The overnight Nor’easter snarled commutes on the Staten Island Railway where floods took the rapid transit system’s southernmost stops out of action Tuesday morning, according to the Metropolitan Transportation Authority.
New York City Transit, which operates the subways, buses, and the railway on the Rock sent out a notification just before 7:30 a.m. announcing the service suspension between Pleasant Plains and Tottenville stations, shutting down four out of 21 total stops on the line due to the deluge.
SIR service is suspended between Pleasant Plains and Tottenville in both directions because of flooding. pic.twitter.com/vw5G9E9mAb
— NYCT Subway. Wear a Mask. (@NYCTSubway) October 26, 2021
Service resumed just after 10:30 a.m., according to MTA and an agency spokesman said the tidal Mill Creek near the Richmond Valley station makes it prone to flooding.
The wet weather also forced NYCT to detour some of its buses in the borough, at Forest Hills Road near Costco next to Freshkills Park in the center of the island, and on its north shore near Vanderbilt Avenue and Bay Street.
Flooded streets disrupted buses in Manhattan crossing Central Park at the 66th Street transverse, at Paladino Avenue and 120th Street in East Harlem, as well as near the Brooklyn-Queens Expressway at Northern Boulevard in Queens, and in the Bronx at East Tremont Avenue and Goulden Avenue.
There was a loss of power at 4 Av-9 St in Brooklyn before 10:30 p.m. and transit workers had to replace several rails overnight, including on the northbound A line at Liberty Av in East New York Brooklyn, on the 2 line at Nevins Street in Fort Greene, also in Brooklyn, and north of 125th Street on the 6 train in Harlem.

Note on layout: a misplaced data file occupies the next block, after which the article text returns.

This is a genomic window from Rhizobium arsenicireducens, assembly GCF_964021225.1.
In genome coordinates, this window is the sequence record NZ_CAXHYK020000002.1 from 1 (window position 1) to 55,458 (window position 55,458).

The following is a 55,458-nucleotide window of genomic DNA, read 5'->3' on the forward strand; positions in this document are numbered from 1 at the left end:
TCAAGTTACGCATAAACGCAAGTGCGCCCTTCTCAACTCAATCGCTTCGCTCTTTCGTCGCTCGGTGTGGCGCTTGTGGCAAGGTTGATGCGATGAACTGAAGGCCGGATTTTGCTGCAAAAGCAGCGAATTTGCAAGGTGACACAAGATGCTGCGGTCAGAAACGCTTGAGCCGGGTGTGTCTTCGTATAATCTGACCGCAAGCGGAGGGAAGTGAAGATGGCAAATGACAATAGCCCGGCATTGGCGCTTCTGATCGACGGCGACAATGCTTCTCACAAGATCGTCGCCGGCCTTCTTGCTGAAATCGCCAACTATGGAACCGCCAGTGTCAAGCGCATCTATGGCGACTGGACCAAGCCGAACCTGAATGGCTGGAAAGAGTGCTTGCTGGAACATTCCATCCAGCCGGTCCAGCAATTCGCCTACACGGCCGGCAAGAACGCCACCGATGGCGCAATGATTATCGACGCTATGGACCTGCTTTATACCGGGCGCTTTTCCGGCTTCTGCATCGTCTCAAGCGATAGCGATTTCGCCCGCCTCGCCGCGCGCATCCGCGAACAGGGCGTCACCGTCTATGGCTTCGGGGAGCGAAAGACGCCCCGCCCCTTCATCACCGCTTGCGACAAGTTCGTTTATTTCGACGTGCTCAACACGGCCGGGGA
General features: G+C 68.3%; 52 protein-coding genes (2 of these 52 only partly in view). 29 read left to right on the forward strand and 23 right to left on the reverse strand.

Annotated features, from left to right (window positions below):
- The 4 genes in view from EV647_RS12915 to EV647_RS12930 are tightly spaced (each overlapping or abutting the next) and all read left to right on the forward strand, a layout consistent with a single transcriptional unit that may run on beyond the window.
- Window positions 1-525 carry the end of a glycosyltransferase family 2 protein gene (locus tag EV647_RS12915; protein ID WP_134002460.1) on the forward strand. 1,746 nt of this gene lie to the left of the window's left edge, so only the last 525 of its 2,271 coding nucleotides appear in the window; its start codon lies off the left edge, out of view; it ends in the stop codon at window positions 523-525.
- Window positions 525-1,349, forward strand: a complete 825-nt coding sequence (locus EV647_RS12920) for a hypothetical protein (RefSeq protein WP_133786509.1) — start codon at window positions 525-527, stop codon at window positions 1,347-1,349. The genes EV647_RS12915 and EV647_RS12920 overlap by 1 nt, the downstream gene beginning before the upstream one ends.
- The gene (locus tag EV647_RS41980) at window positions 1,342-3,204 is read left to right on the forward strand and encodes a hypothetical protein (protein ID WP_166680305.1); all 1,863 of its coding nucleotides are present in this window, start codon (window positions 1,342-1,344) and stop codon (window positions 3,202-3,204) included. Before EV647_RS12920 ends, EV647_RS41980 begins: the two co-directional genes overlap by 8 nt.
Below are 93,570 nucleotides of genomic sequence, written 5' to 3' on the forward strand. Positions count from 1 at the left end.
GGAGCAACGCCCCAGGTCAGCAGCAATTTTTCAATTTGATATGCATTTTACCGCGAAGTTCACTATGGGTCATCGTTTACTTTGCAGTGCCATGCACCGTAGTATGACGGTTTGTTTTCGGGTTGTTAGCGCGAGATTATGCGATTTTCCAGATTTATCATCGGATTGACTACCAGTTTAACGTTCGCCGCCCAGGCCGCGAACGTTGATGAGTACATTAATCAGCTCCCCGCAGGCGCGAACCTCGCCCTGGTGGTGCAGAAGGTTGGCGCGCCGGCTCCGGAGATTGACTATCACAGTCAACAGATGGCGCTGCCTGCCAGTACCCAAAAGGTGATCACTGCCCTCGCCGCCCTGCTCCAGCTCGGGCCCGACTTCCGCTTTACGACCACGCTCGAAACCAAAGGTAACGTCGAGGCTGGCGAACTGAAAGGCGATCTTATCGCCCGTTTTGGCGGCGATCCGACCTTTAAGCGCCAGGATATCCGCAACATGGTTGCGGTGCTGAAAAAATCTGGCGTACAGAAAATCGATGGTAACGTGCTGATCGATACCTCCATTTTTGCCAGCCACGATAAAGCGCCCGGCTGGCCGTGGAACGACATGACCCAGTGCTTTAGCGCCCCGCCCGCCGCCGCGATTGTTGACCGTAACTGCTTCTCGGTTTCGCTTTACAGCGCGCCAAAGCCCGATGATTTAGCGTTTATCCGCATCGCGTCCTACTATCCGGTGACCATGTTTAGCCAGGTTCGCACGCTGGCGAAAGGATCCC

MTA also did some track maintenance at Wall Street on the 4 line and cleared debris near Ralph Avenue in Brooklyn.
Agency spokesman Michael Cortez said none of the delays on the subway were weather-related or due to flooding.
MTA rolled out pumping equipment and called back hundreds of workers to prepare for the coastal storm Monday night, targeting more than 50 subway stations vulnerable to flooding.
The effects last night were a far cry from recent storms, such as when remnants of Ida soaked the system with a record-shattering 3.15 inches of rain in one hour, forcing MTA to temporarily halt service on all lines and evacuate passengers from 17 stranded trains last month.
The latest reports show that the highest amount of rain in the Five Boroughs so far fell on Staten Island at 3.48 inches as of 8:16 a.m., according to the National Weather Service.
A flash flood watch is in effect until 6 p.m. for the tri-state area with 2-5 inches of rain likely and up to 6 inches possible, according to the forecasters.
Strong winds will blow through the area, especially along the coasts with speeds of up to 60 miles per hour into Wednesday afternoon.